The Apostle Paul knew how to live in the power of the resurrection.  He wanted to not only “share in the fellowship of Christ’s sufferings” but also, to know Him and the power of His resurrection (Phil. 3:10).  It was through the power of the Holy Spirit that Paul proclaimed the sufficiency of God’s grace through the “power of Christ that would rest on him” (2 Cor. 12:9).

How do 21st century believers live in resurrection power?

The early New Testament church gained its potency through the anointing and indwelling of the Holy Spirit (Acts 1:8). Through resurrection power, we too, as 21st century disciples, can gain the same strength to accomplish God’s purpose.  In addition, it is through this power that we can find personal forgiveness, acceptance, and wholeness.

The Holy Spirit is the source of resurrection power.  It is through His presence that we are empowered for service to the Lord (John 16:13-15). The work that has been entrusted to us is destined for success because of the Holy Spirit working within us (Phil. 1:6).

The key to unlocking resurrection power is our willingness to cooperate with the Holy Spirit. Cooperation is critical in every endeavor a person may attempt.  If we are to live successfully in resurrection power, we must follow Jesus’ example who practiced obedience and humility.  Although Jesus was God’s son, He humbled himself and became obedient to the point of death — even death on a cross (Phil 2:8).   We must learn to cooperate with the Holy Spirit.

Opportunities for resurrection power

Easter 2022 is over.  Once again, we have received (through every form of media) the resurrection proclamation. We have personally experienced the glorified Christ through our new life in Him.  The question we must ask ourselves is, “what now?”

As I look around and reflect on the state of our world, it is more evident than ever, “we need supernatural power” to deal with our challenges.  The human needs of the 1st century still exist today.  The resurrection power of Jesus Christ is still as powerful as when He rose on Easter morning.  And we have access to the same resurrection power in 2022.

Let us begin today to access resurrection power on behalf of our families, our communities, and our nation.  Let us courageously intercede on behalf of those experiencing the effects of sin in our world—hate, hurt, and hopelessness (2 Cor. 5:15).  Jesus, teach us how to live in your resurrection power TODAY.

The foolish message of the Cross?

 

The foolish message of the Cross

Am I foolish?

Have you ever been accused of being foolish?  I remember as a child when I would do something that rejected what I knew was the right action, my mother would ask me, “why would you be so foolish?”  It was my mother’s responsibility to correct and redirect me, especially if my choices were leading me in the wrong direction.  That was the Apostle Paul’s intent when he pinned 1 Corinthians 1:18.

For the message of the cross is foolishness to those who are perishing, but to us who are being saved it is the power of God.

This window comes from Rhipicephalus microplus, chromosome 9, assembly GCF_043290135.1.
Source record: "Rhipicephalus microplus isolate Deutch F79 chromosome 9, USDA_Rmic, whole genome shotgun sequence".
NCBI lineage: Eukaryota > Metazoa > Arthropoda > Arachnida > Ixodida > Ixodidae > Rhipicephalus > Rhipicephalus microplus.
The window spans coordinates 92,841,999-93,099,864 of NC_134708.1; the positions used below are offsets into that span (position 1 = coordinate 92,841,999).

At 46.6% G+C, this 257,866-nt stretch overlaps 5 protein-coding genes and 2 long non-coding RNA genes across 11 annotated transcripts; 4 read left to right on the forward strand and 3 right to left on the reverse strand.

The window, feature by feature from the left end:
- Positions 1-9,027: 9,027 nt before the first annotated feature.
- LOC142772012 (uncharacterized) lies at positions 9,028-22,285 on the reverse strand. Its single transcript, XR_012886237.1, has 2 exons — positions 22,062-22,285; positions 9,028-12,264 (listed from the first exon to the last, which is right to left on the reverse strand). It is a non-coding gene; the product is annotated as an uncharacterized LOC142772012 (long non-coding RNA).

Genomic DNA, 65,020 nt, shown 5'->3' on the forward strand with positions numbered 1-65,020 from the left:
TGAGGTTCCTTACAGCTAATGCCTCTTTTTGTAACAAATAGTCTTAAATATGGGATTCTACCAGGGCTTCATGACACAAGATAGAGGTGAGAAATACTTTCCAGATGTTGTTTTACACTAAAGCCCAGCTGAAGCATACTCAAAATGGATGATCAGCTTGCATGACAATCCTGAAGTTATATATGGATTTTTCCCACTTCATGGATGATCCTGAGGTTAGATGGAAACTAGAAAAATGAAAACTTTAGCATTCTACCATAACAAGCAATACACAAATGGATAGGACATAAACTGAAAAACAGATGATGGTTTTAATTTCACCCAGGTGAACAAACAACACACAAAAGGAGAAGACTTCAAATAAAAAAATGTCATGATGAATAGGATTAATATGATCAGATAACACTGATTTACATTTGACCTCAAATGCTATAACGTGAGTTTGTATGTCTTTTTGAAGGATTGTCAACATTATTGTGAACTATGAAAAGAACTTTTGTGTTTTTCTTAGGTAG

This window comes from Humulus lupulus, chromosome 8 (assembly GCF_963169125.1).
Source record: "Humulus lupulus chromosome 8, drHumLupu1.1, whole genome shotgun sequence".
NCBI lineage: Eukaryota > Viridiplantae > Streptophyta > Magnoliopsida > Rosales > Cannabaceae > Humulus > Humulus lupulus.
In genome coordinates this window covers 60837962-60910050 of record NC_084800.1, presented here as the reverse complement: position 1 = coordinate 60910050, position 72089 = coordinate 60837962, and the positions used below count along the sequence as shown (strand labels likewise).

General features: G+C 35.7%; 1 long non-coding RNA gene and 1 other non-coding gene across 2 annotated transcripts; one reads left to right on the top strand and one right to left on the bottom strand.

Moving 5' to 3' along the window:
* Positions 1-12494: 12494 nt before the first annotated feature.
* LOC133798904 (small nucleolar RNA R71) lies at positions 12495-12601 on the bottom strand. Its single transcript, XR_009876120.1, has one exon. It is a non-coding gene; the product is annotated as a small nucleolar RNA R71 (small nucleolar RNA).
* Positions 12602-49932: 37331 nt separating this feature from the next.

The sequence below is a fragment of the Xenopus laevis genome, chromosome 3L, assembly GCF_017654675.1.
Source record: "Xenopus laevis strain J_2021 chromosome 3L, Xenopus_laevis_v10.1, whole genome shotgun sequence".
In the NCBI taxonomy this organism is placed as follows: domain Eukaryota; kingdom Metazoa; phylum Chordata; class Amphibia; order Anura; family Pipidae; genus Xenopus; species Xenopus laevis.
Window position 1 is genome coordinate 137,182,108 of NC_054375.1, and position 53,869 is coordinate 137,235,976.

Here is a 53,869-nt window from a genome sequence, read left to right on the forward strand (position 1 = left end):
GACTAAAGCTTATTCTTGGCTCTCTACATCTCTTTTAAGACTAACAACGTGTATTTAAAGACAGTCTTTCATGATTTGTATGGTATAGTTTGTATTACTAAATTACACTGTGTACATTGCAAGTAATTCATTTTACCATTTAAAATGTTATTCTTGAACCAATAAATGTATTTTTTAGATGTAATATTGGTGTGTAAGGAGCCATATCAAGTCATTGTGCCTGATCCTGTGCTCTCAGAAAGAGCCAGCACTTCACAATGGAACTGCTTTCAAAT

My paraphrase is this:

Unbelievers think that the belief that Jesus Christ died and rose again is stupid and irrational.  But to us, who are believers and followers of Christ, it shows the awesome power of God.

The definition of foolish is to lack good sense or judgmentIt is something that is unwise. My question to you is this.  Is the message of the Cross foolishness?

What is the Message of the Cross?

As we read our bibles, it’s important to know that in most contexts, the “message of the Cross” is the same as “the gospel”.  Last week, I shared a description of the gospel message.

We believe Christ has paid the price and penalty for our sins.  Jesus was crucified, dead and buried.  He rose from the grave victorious over sin and death.  Jesus the Christ is now ascended to heaven and sits exalted at the right hand of God the Father.  We too have been raised with Him and will spend eternity with Him. 

Do we really understand what the gospel message means?  If we relate to it only on Easter/Resurrection Sunday, we are missing “the power” of the Cross.  It is more than a story about a piece of wood on which Christ was crucified.  It is the power to save (Rom. 1:16).   In addition, it represents the power behind the Cross, God Himself.

Why is the message seen as foolishness?

The Apostle Paul’s letter to the church at Corinth responds to several doctrinal questions about their new faith.  In 1 Cor. 1:18-2:5, he takes time to address what the Cross (the gospel message) means.

Christ’s resurrection is the demonstration of God’s power and wisdom.  This power is revealed in His victory over both sin and death.  His wisdom is seen in His eternal plan of redemption for lost man.

Who considers the message of the Cross as foolishness in the 21st century?  Those “who are perishing”.  These are individuals who seek pleasure in the things of this world versus the things of God.  The current worldview is grounded in the message of self:  self-indulgence and self-gratification.  Media and marketing entice them to satisfy (versus abstain from) their fleshly lusts (1 John 2:16,17).  These individuals are unwilling to give up lifestyles and habits that conflict with living a Christ-centered life.

At the heart of this disbelief is Satan.  He blinds people from seeing the glorious blessings and promises available to them through the Cross (2 Cor. 4:3,4).  Furthermore, without the presence of the Holy Spirit, unbelievers are unable to understand the truth revealed in the message (1 Cor. 2:14-16).

Without Jesus, unbelievers remain in their sin and spiritual blindness.  However, their disbelief does not nullify the reality and the truth of the Cross (The Gospel).   The message of the Cross silences Satan.

The believer’s view of the message